Given they’re self-monikered as ‘real-life/pretend vampires playing real-life/pretend rock and roll,’ you might be surprised to hear Pagan describe their music as: “Just very heavy pop songs.” But that phrase is a perfect explanation of why the Australian rockers are swiftly building a cult-like following around the world.
Last month we were lucky enough to witness Pagan perform ritual numero uno on British soil, at The Old Blue Last in Shoreditch alongside Phoxjaw. And prior to the show, we were even more lucky to have a chat with the band to dig further into the roots of the intrigue behind this exciting new band.
The Melbourne quartet, led by the engaging howled vocals of Nikki Brumen, supported by the huge riffs of Xavier Santilli, booming basslines of Dan Bonnici and driving drums of Matt Marasco, put on a hell of a show that – along with this year’s debut album – shows why so many people are swiftly being put under their spell.
Not only do they create very heavy, groove-led music, but the content of their music is also fascinating. When we originally interviewed the band back in June, Dan described Nikki’s writing influences as “True crime, occult and horror films and all those nice wholesome things,” so we were keen to get Nikki’s deeper insight into her inspirations.
She told us: “The album in itself is very personal for me, it was about a break-up I went through and looks at the start of the break-up, the middle and the end and how it all fell apart. But then in hindsight, looking at that relationship I realised how controlling the person was that I was with.
“Around the same time I was reading up a lot on the Jonestown Massacre, and I use a lot of metaphor in some of the songs about how and why it is that certain people need to get up and lead a bigger group – like a cult leader for example – and how it is that those people really can be brainwashed like that.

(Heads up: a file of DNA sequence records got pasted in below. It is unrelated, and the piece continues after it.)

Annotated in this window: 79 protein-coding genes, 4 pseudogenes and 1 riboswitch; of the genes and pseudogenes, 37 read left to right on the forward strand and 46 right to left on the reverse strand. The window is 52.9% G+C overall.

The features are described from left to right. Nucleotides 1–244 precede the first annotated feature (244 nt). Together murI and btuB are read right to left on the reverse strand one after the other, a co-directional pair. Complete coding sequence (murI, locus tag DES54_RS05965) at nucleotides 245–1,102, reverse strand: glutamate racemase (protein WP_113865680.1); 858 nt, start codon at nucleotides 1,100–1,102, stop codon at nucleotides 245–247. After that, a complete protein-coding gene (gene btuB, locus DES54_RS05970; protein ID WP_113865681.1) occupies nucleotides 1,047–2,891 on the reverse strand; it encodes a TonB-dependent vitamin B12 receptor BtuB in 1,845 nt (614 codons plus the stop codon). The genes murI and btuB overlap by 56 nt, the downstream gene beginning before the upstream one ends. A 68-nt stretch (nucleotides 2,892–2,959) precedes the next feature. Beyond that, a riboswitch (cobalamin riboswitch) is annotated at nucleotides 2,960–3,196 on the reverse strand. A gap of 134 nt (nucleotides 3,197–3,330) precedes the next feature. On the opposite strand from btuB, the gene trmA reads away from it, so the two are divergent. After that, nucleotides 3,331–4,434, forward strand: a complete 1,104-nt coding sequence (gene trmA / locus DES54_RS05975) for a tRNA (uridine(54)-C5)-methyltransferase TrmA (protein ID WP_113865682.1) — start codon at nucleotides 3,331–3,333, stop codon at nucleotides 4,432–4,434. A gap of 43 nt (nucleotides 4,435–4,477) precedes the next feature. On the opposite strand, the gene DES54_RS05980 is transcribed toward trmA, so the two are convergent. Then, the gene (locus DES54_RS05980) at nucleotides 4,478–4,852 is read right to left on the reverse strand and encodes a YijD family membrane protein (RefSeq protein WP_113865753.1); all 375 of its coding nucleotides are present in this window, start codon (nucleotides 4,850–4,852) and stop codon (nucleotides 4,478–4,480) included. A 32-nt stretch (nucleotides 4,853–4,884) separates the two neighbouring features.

“So those kind of themes sit in the album, and I use a lot of metaphor around what it’s like to be a woman. So the emotional landscape of women opposed to men, hormone changes and how it can be built as a negative thing to be sensitive and emotional, whereas I think it’s a really positive thing because you’re being really honest about your feelings. So I’ve incorporated a lot of metaphor around the cult thing but really personal issues throughout the album as well, so it was very therapeutic to write it.”
Bizarrely, the day before we interviewed the band a BBC feature revealed the plight of a woman who was rebuilding her life after surviving the Jonestown Massacre, which was intriguing timing. Check out the video for Imitate Me below to get a taste of the Pagan sound.
As you can probably gather from Nikki, the vocals play a very prominent role in the whole Pagan experience. When asked about their creative process, Dan explains: “Usually Xavier or I will skeleton a song. The process is pretty typical rock band, which we’re going to try and move away from in the next record, but on this album, Xavier and I would write a bunch of riffs and put it together in a skeleton then Matt will think of drumbeats.
“It’s pretty standard but it tends to change a lot too, in that what one of us generally adds ends up being very different to what we initially anticipated. That can be hard sometimes as you get pretty attached to something, but then it also wouldn’t sound like Pagan if that process didn’t happen.
“The biggest thing for us is we just try to write stuff that feels very organic and natural, and leave heaps of room for Nikki to do her thing vocally. We’ve played in bands previously where the vocals were a bit of an afterthought so this time we’revery conscious of that – they’re just very heavy pop songs at the end of the day.”